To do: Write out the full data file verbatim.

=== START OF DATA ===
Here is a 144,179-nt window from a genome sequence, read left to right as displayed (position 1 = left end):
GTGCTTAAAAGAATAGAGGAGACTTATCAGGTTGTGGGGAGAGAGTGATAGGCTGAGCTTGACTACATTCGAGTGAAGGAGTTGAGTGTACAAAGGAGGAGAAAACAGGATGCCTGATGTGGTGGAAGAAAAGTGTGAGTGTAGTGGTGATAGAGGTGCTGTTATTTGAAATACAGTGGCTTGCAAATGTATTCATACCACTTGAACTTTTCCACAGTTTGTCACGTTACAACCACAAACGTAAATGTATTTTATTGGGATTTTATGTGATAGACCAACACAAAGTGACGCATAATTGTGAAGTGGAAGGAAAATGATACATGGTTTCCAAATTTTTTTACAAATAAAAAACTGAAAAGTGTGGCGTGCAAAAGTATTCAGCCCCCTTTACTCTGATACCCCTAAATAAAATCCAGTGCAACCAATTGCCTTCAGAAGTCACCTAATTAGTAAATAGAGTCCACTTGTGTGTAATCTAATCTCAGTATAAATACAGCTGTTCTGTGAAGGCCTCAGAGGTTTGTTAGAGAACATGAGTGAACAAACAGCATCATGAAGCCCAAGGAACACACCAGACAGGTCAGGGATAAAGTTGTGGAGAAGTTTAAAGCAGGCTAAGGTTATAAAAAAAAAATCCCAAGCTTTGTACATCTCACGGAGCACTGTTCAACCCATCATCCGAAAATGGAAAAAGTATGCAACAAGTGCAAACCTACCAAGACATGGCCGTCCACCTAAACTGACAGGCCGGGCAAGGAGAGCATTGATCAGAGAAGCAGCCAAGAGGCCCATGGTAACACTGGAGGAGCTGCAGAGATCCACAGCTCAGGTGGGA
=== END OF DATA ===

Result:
Here is a 144,179-nt window from a genome sequence, read left to right as displayed (position 1 = left end):
GTGCTTAAAAGAATAGAGGAGACTTATCAGGTTGTGGGGAGAGAGTGATAGGCTGAGCTTGACTACATTCGAGTGAAGGAGTTGAGTGTACAAAGGAGGAGAAAACAGGATGCCTGATGTGGTGGAAGAAAAGTGTGAGTGTAGTGGTGATAGAGGTGCTGTTATTTGAAATACAGTGGCTTGCAAATGTATTCATACCACTTGAACTTTTCCACAGTTTGTCACGTTACAACCACAAACGTAAATGTATTTTATTGGGATTTTATGTGATAGACCAACACAAAGTGACGCATAATTGTGAAGTGGAAGGAAAATGATACATGGTTTCCAAATTTTTTTACAAATAAAAAACTGAAAAGTGTGGCGTGCAAAAGTATTCAGCCCCCTTTACTCTGATACCCCTAAATAAAATCCAGTGCAACCAATTGCCTTCAGAAGTCACCTAATTAGTAAATAGAGTCCACTTGTGTGTAATCTAATCTCAGTATAAATACAGCTGTTCTGTGAAGGCCTCAGAGGTTTGTTAGAGAACATGAGTGAACAAACAGCATCATGAAGCCCAAGGAACACACCAGACAGGTCAGGGATAAAGTTGTGGAGAAGTTTAAAGCAGGCTAAGGTTATAAAAAAAAAATCCCAAGCTTTGTACATCTCACGGAGCACTGTTCAACCCATCATCCGAAAATGGAAAAAGTATGCAACAAGTGCAAACCTACCAAGACATGGCCGTCCACCTAAACTGACAGGCCGGGCAAGGAGAGCATTGATCAGAGAAGCAGCCAAGAGGCCCATGGTAACACTGGAGGAGCTGCAGAGATCCACAGCTCAGGTGGGA